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One-day parliament sitting with no motions a possible sign of Muhyiddin not commanding the majority: Anwar

One-day parliament sitting with no motions a possible sign of Muhyiddin not commanding the majority: Anwar

Anwar Ibrahim gives the keynote address during Parti Keadilan Rakyat's general assembly in Melaka, Malaysia, on Dec 7, 2019. (File photo: REUTERS/Lim Huey Teng)

KUALA LUMPUR: Malaysia's opposition leader Anwar Ibrahim said on Thursday (May 14) that the ruling government has limited next week's parliamentary sitting to a royal address most probably because it does not have confidence of commanding a majority in the House. 

His comments came amid a chorus of criticism from the opposition bench, after parliament speaker Mohamad Ariff Md Yusof announced that the Members of Parliament (MP) will not meet after the royal address.

In a Facebook Live, Mr Anwar said Pakatan Harapan's (PH) view is that it is not appropriate to adjourn the meeting immediately after the Malaysian king’s speech. 

“If COVID-19 is the reason, the seating arrangement has already been taken care of … If this is already completed, for sure we can have a meeting. This is why we believe the meeting should convene,” he said. 

On Wednesday, the speaker said that the change in agenda for next Monday's parliamentary sitting was the decision of the government, having taken the current COVID-19 situation into consideration.

This meant that no government businesses would be discussed in the Lower House come Monday. Motions earlier accepted by the speaker, including Dr Mahathir Mohamad’s proposed vote of no confidence against Prime Minister Muhyiddin Yassin, could also not see the light of day. 

A statue of Malaysia's first prime minister Tunku Abdul Rahman is pictured in front of the parliament building in Kuala Lumpur on July 17, 2018. (Photo: AFP/Mohd Rasfan)

The announcement did not sit well with PH politicians, who believed that the move was to delay the vote of no-confidence against Mr Muhyiddin. He had in February led Parti Pribumi Bersatu Malaysia out of PH and joined forces with the former ruling coalition to take power. 

“I believe this is largely due to the fact that the government does not have confidence that it has obtained the support of a majority of the MPs,” Mr Anwar said in his Facebook Live.

There are MPs who would jump ship when they are not given ministerial posts or posts in government-linked corporations, he claimed, urging people to choose candidates who will hold fast to their principles and ideals in the coming general elections.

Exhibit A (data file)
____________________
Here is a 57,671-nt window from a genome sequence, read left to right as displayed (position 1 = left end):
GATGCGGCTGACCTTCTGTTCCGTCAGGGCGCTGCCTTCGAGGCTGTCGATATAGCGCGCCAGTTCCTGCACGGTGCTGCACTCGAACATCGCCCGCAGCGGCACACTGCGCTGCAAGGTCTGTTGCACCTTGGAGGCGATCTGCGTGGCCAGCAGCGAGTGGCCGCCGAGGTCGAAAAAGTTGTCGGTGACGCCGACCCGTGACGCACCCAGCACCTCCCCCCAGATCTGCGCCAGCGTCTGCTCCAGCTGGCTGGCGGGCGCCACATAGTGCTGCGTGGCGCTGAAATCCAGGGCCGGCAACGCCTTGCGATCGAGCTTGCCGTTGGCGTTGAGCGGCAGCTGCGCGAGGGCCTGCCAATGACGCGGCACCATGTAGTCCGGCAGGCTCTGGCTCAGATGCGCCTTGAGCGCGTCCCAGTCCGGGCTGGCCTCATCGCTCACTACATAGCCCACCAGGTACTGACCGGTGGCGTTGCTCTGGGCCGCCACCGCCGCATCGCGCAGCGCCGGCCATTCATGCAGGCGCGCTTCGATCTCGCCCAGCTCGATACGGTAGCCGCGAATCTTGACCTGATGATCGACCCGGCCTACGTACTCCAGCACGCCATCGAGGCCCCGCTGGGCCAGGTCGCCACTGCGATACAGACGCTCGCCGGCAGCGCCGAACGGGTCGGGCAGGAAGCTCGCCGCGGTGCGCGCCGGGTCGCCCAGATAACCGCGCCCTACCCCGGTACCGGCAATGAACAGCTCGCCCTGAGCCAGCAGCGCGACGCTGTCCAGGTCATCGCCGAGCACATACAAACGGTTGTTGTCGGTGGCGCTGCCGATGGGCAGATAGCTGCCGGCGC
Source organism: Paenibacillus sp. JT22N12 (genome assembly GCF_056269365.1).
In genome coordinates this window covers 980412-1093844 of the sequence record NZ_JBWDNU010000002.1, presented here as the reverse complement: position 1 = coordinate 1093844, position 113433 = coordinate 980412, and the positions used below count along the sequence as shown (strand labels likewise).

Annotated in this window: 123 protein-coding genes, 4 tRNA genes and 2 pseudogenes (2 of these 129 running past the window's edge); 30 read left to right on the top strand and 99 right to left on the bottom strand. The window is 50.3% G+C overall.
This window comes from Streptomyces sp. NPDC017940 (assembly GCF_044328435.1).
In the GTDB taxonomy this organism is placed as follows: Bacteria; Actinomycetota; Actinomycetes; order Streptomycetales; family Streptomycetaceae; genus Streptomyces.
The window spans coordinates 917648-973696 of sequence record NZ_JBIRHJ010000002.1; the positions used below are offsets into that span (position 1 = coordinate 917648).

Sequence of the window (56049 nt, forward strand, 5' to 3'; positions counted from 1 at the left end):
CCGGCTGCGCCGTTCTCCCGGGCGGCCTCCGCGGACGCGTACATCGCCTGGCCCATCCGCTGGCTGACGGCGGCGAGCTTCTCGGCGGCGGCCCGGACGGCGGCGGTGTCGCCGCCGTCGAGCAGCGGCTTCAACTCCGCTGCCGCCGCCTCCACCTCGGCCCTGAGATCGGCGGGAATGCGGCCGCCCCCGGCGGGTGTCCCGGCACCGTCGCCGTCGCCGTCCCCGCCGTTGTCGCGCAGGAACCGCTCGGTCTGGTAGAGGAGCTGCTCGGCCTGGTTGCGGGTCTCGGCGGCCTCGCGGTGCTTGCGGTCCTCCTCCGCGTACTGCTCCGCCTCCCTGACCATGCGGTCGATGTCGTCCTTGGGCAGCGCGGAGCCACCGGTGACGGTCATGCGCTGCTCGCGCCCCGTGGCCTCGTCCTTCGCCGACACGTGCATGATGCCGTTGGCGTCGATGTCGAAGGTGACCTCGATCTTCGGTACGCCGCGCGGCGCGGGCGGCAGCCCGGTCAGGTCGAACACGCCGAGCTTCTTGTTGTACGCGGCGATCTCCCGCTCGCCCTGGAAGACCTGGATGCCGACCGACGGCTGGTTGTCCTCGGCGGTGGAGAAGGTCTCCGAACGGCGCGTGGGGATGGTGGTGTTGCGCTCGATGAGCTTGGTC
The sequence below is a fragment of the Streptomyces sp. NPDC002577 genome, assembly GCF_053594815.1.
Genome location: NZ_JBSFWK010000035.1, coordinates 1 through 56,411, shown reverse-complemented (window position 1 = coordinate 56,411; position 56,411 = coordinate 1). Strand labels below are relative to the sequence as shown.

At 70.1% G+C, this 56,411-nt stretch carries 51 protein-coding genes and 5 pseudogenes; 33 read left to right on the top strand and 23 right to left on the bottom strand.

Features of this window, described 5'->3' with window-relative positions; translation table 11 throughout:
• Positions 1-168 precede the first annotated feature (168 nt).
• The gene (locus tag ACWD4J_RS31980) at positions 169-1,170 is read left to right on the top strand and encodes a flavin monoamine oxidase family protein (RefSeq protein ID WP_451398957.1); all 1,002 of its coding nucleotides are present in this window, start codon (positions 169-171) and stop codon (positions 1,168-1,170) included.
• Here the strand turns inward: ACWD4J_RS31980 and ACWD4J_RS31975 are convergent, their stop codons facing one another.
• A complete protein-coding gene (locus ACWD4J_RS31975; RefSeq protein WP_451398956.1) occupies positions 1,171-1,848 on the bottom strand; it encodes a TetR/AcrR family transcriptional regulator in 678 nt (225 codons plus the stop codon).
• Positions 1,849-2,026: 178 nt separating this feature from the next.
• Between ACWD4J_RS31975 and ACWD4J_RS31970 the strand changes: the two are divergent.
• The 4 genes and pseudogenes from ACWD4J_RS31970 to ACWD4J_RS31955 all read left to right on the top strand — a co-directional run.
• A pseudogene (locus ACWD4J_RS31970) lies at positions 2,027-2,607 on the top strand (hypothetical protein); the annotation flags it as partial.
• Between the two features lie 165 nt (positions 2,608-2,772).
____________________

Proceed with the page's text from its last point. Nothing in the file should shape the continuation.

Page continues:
READ: Commentary - Wheels set in motion for another political showdown in Malaysia


Dr Mahathir, the former prime minister whose resignation triggered the collapse of the PH government, described the ruling government’s decision as an attempt to block him from speaking as an MP in the House. 

“Now that the parliament is not allowed to convene, which means Muhyiddin actually does not have the support to be the prime minister,” he claimed in a video posted on his Facebook page on Wednesday. 

Malaysia's former prime minister Mahathir Mohamad leaves after an event in Kuala Lumpur, Malaysia, February 28, 2020. REUTERS/Lim Huey Teng Malaysia's Interim Prime Minister Mahathir Mohamad leaves after an event in Kuala Lumpur, Malaysia, February 28, 2020. REUTERS/Lim Huey Teng

Dr Mahathir insisted that Mr Muhyiddin did not command the majority of the House at the time the latter was sworn in before the king. 

He said he has been waiting for the chance to speak in the House and to explain the reasons of him tabling the motion of no-confidence vote. 

Meanwhile, Mr Mohamad Sabu, the president of Parti Amanah Negara and former defence minister, described the current government as a “backdoor government” and “spineless government”. 

According to the Star, Mr Mohamad said the decision to not allow any debates during the one-day parliament sitting reflected “the absence of wisdom and democracy” in the Perikatan Nasional (PN) government. 

“It also shows the Perikatan government’s anger at the no-confidence motion on Muhyiddin’s leadership,” he said. 

“If parliament isn’t an open platform for us to show the effectiveness of the country’s democractic system, does that mean that the streets will be the decisive platform after this?” he asked. 

Former minister Yeo Bee Yin, who is Bakri MP and with the Democratic Action Party, said an online parliament session should be held instead if the pandemic is of concern. 

“If you are prime minister, whose majority is questioned but you (actually) do hold the majority, will you have your very first parliament session with no question and answer, no motion, no debate and no vote?” she wrote on her Facebook page. 


Meanwhile, the Barisan Nasional (BN) coalition has continued to pledge support for Mr Muhyiddin and his PN coalition. 

In a press conference on Thursday, BN's secretary-general Annuar Musa said the 43 MPs are in favour of Mr Muhyiddin's leadership as prime minister 

“Should there be a motion of no confidence in Parliament against PN (Perikatan Nasional), all Barisan MPs would en-bloc vote for Muhyiddin as Prime Minister," he stated. 

Source: CNA/tx(aw)


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